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Friday, 5 March 2010

IMF - Zambia Watch (March 2010)

Statement by the IMF Staff Mission at the Conclusion of a Visit to Zambia
Press Release No. 10/69
March 3, 2010

An International Monetary Fund (IMF) mission visited Lusaka February 17–March 2, 2010 to conduct discussions for the fourth review under the Extended Credit Facility (formerly the Poverty Reduction and Growth Facility). The mission had fruitful discussions with Hon. Situmbeko Musokotwane, Minister of Finance and National Planning; Dr. Caleb Fundanga, Governor of the Bank of Zambia; and other senior officials, as well as with representatives of the business community, civil society, and Zambia’s cooperating partners.

At the conclusion of the mission in Lusaka, Mr. George Tsibouris, mission chief for Zambia, released the following statement:

The Zambian economy has been holding up well, despite the sharp decline in copper prices in 2008 and early 2009. Growth exceeded 6 percent in 2009, boosted by a significant increase in copper output, a bumper crop, and continued strong construction activity. Inflation has been below 10 percent since December 2009, helped by the bumper crop. In the wake of the global financial crisis, tighter lending standards have led to a marked slowdown in credit to the private sector and in broad money growth. As a result, market interest rates have dropped sharply in recent months. A sharp decline in imports and a recovery of copper prices led to a narrowing of the current account deficit.

The government is to be commended for its handling of fiscal policy in 2009.The overall budget deficit in 2009 was in line with expectations. Additional domestic financing compensated for lower tax revenues and allowed capital spending to be implemented as envisaged in the budget.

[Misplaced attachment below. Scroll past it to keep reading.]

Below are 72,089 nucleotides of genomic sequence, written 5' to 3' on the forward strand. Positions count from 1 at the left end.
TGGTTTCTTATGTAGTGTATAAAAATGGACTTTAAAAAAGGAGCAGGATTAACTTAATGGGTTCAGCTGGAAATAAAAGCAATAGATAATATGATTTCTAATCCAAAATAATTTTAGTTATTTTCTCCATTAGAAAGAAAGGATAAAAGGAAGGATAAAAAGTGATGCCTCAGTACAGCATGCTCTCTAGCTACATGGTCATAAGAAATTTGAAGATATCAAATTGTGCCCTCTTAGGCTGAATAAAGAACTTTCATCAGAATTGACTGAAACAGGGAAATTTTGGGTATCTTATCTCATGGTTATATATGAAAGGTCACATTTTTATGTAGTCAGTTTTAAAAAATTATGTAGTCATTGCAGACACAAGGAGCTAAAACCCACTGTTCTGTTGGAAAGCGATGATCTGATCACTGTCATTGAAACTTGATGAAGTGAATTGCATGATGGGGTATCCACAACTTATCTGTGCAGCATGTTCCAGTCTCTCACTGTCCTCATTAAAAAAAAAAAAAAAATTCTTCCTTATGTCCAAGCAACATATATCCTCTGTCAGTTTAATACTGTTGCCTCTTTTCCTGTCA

The economic outlook is positive. Copper prices have strengthened significantly relative to the lows experienced in late 2008. Zambia’s international reserves are higher than they have been in almost four decades (at 4 months of prospective imports), thanks in part to the recent SDR allocation from the IMF. Growth is projected in the range of 6 percent and inflation is targeted to moderate further to 8 percent by the end of 2010. Credit to the private sector should pick up, as broad-based economic activity gains strength. The budget for 2010 maintains an appropriately supportive stance. The main risks in the period ahead include possible adverse developments in world copper and oil prices, and aid inflows.

Looking forward, the key challenge will be to create fiscal space to allow for an increase in priority expenditures, while preserving macroeconomic stability and debt sustainability. Enhanced tax collections, including from the mining sector, will be critical for providing space for increased capital and social spending. This will also require measures to enhance the efficiency of current spending, to ensure that the wage bill does not end up displacing other high priority needs, and to avoid subsidizing fuel products. The continued implementation of the multi-year tariff adjustment framework should help ensure a sustainable and reliable electricity supply in the years ahead.

“The mission will continue its work in Washington, D.C., in close consultation with the Zambian authorities, with a view to taking the fourth review under the ECF arrangement to the IMF’s Executive Board at the earliest opportunity.”


  1. I wonder what can make this government tax the mines. They apparently have the green light from the IMF. Donors say they want it. What are they waiting for? The elections?

    IMF joins calls to raise mine taxes
    By Chiwoyu Sinyangwe
    Thu 04 Mar. 2010, 04:30 CAT

    The IMF staff mission that visited Zambia from February 17 to March 2, 2010 said there was need to raise taxes from the country’s economic stay to fund infrastructural projects and social sectors.

  2. Chiwoyu's piece refers to that IMF release.

    Unfortunately the IMF wording is rather more guarded. But I agree they are getting at the same thing - Taxes must rise!

    On why government is gingerly? I think we must call a spade a spade. This is clearly government capture. The government is in the pocket of mining companies.

  3. Possibly because new mining investment has stalled due to tax regime uncertainty according to this article:

  4. Kafue,

    There's no evidence "new mining investment has stalled".

    In fact the future is bright : A copperbelt revival"

    This is why we a new transaction for the Chambishi plant recently.

  5. The "new transaction" is for a processing plant rather than a new mine, also to be expanded to handle DRC ores. Also "Copperbelt revival" refers primarily to past investment decisions rather than new ones.

  6. Kafue,

    You did not say "greenfield investment".

    You referred to "new mining investment".

    The point is that mining companies are investing.

    Greenfield investments are a rare breed in Zambia.


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